RunLong distance runner, Dean Karnezes, recently said,

"Western culture has things a little backwards right now. We think that if we had every comfort available to us, we’d be happy. We equate comfort with happiness. And now we’re so comfortable we’re miserable. There’s no struggle in our lives. No sense of adventure. We get in a car, we get in an elevator, it all comes easy. What I’ve found is that I’m never more alive than when I’m pushing and I’m in pain, and I’m struggling for high achievement, and in that struggle I think there’s a magic."

Popular blogger, Michael Hyatt, picks this theme up and suggest three insights:

  1. Comfort is overrated. It doesn’t lead to happiness. It makes us lazy — and forgetful. It often leads to self-absorption, boredom, and discontent.
  2. Discomfort can be a catalyst for growth. It makes us yearn for something more. It forces us to change, stretch, and adapt.
  3. Discomfort is often a sign we’re making progress. You’ve heard the expression, “no pain, no gain.” It’s true! When you push yourself to grow, you will experience discomfort.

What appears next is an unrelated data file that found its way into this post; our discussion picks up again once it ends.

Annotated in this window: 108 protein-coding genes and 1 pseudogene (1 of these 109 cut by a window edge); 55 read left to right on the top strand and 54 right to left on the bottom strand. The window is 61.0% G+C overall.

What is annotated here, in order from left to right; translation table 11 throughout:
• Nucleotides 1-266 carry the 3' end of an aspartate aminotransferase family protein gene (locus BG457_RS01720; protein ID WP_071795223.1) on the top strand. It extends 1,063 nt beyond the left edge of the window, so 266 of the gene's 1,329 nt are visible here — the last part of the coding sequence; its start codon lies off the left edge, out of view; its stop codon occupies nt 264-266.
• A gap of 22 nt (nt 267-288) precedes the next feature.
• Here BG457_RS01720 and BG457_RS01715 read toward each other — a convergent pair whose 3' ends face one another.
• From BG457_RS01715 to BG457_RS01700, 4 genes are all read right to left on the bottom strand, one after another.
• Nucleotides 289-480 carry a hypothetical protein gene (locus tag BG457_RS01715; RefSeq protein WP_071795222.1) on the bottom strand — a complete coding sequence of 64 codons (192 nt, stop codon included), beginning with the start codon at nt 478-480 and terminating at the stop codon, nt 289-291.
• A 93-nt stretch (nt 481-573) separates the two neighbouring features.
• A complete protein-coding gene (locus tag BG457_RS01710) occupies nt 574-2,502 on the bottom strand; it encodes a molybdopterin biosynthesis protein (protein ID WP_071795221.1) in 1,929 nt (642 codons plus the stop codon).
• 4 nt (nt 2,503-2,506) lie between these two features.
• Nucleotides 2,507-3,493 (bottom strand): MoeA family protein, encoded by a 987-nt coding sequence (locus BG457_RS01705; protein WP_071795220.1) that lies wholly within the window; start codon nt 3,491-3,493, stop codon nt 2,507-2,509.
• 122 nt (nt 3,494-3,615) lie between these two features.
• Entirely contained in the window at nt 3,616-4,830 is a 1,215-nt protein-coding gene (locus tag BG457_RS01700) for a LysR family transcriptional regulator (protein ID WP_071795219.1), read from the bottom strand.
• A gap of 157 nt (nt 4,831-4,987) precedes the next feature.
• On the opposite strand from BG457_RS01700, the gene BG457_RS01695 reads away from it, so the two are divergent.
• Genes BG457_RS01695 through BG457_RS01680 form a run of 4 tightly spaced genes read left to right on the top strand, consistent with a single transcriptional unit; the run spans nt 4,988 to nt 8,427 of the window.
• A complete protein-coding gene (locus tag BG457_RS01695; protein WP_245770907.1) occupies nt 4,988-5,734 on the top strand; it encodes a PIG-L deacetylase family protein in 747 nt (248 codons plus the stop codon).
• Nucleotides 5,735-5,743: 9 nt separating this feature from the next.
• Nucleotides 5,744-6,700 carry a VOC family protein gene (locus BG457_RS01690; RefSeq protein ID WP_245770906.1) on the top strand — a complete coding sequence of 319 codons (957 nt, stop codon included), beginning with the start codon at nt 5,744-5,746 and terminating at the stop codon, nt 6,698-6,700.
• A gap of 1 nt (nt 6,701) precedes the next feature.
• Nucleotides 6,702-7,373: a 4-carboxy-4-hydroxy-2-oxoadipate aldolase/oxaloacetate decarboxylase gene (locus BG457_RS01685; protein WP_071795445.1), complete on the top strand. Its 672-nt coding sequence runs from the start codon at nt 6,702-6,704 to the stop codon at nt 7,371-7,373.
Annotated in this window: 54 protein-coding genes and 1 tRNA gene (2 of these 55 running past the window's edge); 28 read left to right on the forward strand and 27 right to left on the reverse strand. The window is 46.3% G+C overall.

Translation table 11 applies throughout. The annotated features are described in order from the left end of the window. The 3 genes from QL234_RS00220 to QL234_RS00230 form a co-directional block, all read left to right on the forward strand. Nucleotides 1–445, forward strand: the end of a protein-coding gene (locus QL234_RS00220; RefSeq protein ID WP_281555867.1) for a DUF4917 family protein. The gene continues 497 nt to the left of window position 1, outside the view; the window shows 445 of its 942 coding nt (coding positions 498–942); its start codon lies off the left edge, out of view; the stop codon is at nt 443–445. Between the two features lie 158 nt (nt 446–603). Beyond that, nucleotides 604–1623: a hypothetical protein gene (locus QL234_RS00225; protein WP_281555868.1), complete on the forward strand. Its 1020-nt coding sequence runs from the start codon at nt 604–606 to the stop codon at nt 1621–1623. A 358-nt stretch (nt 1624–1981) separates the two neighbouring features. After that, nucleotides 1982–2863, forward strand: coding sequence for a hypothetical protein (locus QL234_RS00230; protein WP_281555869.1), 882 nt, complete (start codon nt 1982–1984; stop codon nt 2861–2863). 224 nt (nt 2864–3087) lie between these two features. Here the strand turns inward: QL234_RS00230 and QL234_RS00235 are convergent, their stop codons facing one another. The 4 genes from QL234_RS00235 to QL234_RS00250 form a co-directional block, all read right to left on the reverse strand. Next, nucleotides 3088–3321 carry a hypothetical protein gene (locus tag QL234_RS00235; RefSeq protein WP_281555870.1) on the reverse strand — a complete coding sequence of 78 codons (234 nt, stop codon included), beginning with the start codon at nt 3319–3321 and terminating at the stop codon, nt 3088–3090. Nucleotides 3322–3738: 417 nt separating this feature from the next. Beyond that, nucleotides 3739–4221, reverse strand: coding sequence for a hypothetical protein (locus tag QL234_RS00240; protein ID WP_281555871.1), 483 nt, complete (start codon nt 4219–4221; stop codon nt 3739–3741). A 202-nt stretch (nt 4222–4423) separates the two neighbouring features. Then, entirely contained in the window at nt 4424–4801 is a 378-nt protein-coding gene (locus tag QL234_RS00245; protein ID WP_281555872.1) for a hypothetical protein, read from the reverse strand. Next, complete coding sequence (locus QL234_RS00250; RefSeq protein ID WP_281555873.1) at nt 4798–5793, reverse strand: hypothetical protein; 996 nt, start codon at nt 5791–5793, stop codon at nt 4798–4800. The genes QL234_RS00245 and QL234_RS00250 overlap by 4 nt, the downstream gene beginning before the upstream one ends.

Yes, we want to be on guard against burnout, but let's not forget the dangers of being too comfortable either.

Food for thought.

Read Michael's full article here.

2 thoughts on “The Upside of Discomfort?

  1. Good article.
    Just talking to a friend last week about the ‘Keys to Success’. There are multiple teachings circulating from Anthony Robbins to Church leaders who will teach on various 5 keys to success and happiness – often based upon ‘positive thinking’, ‘go for it’ and ‘you deserve it’ philosophies.
    It occurred to me recently that (apart from the Will of God,and things that lie outside our control) the one Key (within our control) to success is ‘discipline’.
    Discipline leads to successful financial outcomes, discipline leads to successful physical outcomes, discipline in relationships (eg. EQ) leads to successful outcomes.
    Discipline sacrifices immediate comfort, for the sake of a delayed positive consequence.
    Is it little wonder that Jesus one mandate was to make ‘disciples’ and that he promised an ‘abundant’ (not comfortable) life.

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